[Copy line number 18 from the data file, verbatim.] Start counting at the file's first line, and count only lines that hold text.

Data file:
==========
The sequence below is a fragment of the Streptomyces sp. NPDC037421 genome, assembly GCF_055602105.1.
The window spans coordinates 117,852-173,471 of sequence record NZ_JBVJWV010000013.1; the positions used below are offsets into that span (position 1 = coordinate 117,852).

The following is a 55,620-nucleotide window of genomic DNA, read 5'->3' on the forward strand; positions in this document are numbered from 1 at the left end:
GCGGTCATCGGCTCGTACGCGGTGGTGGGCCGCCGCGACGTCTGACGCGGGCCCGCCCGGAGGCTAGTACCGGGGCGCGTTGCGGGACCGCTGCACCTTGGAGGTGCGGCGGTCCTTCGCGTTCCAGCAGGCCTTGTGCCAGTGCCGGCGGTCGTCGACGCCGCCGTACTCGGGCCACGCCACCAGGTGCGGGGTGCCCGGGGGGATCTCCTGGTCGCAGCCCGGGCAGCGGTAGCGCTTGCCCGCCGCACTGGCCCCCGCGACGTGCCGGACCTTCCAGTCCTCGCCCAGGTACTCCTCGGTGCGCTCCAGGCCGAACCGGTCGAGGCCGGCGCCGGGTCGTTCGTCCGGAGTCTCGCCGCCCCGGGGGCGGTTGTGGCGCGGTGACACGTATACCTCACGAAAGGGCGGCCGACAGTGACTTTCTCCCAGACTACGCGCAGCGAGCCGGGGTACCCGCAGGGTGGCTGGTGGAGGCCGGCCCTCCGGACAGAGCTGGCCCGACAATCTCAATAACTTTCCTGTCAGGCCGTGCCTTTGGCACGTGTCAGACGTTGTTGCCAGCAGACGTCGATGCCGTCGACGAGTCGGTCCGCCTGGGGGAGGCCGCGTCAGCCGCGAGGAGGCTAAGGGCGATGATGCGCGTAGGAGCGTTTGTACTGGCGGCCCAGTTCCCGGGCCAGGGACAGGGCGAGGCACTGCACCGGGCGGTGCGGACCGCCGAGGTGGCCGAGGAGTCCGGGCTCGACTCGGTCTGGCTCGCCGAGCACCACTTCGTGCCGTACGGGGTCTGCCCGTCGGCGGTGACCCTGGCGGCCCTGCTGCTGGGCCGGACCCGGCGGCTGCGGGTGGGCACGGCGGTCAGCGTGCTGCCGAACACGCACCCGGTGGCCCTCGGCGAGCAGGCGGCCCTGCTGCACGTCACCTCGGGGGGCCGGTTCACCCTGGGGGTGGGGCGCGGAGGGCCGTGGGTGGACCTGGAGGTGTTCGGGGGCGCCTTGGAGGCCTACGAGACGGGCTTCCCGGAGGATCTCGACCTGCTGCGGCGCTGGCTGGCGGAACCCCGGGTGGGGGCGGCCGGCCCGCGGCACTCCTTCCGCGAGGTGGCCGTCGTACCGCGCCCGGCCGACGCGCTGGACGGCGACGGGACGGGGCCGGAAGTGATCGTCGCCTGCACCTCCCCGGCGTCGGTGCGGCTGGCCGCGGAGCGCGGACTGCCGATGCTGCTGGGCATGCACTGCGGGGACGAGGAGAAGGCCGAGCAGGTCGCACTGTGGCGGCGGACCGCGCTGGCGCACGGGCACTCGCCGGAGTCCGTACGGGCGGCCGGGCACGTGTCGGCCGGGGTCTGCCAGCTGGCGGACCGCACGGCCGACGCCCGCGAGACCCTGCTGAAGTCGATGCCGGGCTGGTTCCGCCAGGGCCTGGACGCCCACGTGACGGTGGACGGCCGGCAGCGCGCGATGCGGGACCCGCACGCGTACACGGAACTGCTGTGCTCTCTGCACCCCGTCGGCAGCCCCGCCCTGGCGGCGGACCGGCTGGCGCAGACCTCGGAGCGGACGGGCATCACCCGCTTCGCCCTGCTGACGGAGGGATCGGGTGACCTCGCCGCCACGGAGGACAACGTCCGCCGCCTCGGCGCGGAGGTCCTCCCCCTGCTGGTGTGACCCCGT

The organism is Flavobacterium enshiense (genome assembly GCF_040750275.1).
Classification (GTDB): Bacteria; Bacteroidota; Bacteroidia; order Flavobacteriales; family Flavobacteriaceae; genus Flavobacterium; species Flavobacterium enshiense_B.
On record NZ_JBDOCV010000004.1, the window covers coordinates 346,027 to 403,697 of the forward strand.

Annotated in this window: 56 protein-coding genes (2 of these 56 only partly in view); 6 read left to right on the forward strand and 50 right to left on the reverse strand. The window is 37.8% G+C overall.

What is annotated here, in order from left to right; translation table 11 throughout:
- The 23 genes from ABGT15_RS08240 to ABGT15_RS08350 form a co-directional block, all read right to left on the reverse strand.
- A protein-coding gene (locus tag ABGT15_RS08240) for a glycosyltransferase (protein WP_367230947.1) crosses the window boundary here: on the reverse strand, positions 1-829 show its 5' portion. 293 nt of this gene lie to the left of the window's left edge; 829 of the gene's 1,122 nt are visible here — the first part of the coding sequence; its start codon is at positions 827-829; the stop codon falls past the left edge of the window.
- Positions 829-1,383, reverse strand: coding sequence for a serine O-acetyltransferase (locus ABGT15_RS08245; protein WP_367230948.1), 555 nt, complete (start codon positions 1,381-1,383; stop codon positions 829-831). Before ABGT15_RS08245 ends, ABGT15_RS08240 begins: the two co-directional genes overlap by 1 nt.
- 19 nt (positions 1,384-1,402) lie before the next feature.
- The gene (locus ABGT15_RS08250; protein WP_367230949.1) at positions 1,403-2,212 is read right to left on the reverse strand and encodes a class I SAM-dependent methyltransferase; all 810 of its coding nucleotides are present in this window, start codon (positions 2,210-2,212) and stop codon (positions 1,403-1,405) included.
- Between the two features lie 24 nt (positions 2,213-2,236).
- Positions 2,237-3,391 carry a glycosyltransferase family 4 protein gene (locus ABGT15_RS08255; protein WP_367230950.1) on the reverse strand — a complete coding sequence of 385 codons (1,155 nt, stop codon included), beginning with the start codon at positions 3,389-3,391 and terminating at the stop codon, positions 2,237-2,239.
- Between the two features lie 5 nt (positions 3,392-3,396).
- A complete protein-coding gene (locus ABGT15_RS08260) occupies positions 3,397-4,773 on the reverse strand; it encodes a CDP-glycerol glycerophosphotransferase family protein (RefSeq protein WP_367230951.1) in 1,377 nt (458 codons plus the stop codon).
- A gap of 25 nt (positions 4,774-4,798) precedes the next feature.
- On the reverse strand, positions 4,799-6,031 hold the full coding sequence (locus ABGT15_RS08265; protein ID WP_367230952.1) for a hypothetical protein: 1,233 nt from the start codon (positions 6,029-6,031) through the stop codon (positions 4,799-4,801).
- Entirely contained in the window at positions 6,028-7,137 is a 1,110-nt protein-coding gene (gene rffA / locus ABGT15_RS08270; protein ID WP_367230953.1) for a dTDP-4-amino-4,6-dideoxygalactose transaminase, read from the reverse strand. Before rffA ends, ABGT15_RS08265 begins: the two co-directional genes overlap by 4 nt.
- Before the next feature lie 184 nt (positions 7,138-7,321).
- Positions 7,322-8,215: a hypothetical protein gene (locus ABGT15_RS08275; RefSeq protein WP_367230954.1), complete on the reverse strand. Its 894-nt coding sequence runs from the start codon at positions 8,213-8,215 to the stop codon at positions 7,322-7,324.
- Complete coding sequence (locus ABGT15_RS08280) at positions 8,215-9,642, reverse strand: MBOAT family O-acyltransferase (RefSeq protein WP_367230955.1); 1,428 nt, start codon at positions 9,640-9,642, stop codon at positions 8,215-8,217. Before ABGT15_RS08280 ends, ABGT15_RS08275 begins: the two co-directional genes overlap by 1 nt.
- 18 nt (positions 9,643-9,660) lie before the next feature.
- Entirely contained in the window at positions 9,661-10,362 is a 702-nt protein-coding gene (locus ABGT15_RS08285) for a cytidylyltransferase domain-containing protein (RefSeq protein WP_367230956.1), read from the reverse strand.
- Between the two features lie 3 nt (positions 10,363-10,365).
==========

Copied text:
- A complete protein-coding gene (locus ABGT15_RS08260) occupies positions 3,397-4,773 on the reverse strand; it encodes a CDP-glycerol glycerophosphotransferase family protein (RefSeq protein WP_367230951.1) in 1,377 nt (458 codons plus the stop codon).